You Credit Score: How's Your FICO?
Since we live in a computer-driven world, it's probably not that surprising that your creditworthiness comes down to a single number.
Credit reporting agencies use your history of paying loans in order to compile a FICO score.
The three agencies use slightly different formulas to build a credit score. Fair Isaac and Cooriginally developed this score. .
Experian uses this model and calls its score FICO. Equifax's model, based on FICO, is called BEACON, while TransUnion, which also uses a slightly modified FICO, calls its score EMPIRICA. While these methods vary, all of the agencies use the following to calculate your score:
- Your Credit History - Have you had credit for years, or for just a short time?
- History of Payments - Do you pay your bills on time?
- Balances on your Credit Cards - How many accounts? How much do you owe on your accounts?
- Requests for Credit - How many times have you had your credit checked for a loan?
These factors are weighted differently depending on which formula the agency uses. Each formula produces a single number which may vary slightly by agency. FICO scores range from 300 to 800. Higher is always better. Most borrowers getting a mortgage loan have a score above 620.
Credit scores make a huge difference in interest rates
FICO scores are used for more than just determining whether or not you qualify for a mortgage. Lenders give lower interest rates to individuals with higher scores.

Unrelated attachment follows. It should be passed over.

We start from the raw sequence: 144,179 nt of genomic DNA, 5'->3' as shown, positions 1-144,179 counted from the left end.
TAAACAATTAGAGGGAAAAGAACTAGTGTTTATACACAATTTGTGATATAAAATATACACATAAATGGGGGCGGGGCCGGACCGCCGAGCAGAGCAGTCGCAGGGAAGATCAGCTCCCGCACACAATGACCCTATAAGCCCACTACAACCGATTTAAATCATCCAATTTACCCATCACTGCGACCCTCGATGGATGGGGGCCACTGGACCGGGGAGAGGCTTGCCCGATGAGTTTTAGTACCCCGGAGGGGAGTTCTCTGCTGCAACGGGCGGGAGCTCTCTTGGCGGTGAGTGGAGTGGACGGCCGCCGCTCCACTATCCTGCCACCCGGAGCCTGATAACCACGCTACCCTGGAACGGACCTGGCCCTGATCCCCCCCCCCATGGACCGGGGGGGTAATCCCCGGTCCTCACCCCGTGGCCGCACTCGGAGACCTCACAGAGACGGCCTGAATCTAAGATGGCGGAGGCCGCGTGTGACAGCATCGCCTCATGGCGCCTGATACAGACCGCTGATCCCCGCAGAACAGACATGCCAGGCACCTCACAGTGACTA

Raising your FICO score
Unfortunately, there isn't a lot you can do to immediately improve your credit score. Some companies promise quick fixes, but they can't do anything different than what you can do — for free. (Of course you must appeal incorrect items on your credit report.)
How do I find out my FICO score?
Before you can improve your credit score, you must obtain your score and make sure that the credit reports from each agency are correct. Fair Isaac, the company that offered the first FICO credit score, sells FICO scores on myFICO.com. For a reasonable fee, you can get your FICO from all three reporting agencies, along with your credit report. Also available are information and online tools that can help you understand how to improve your credit score.
You can get a federally-mandated free credit report once a year from all three agencies at AnnualCreditReport.com. While this report does not include a free credit score, the cost to "upgrade" your report to include a credit score is very reasonable.
Armed with this info, you will be a more informed consumer and you'll be better positioned to obtain the most favorable mortgage.
Want to know more about your FICO score? Give us a call: (440) 234-9660.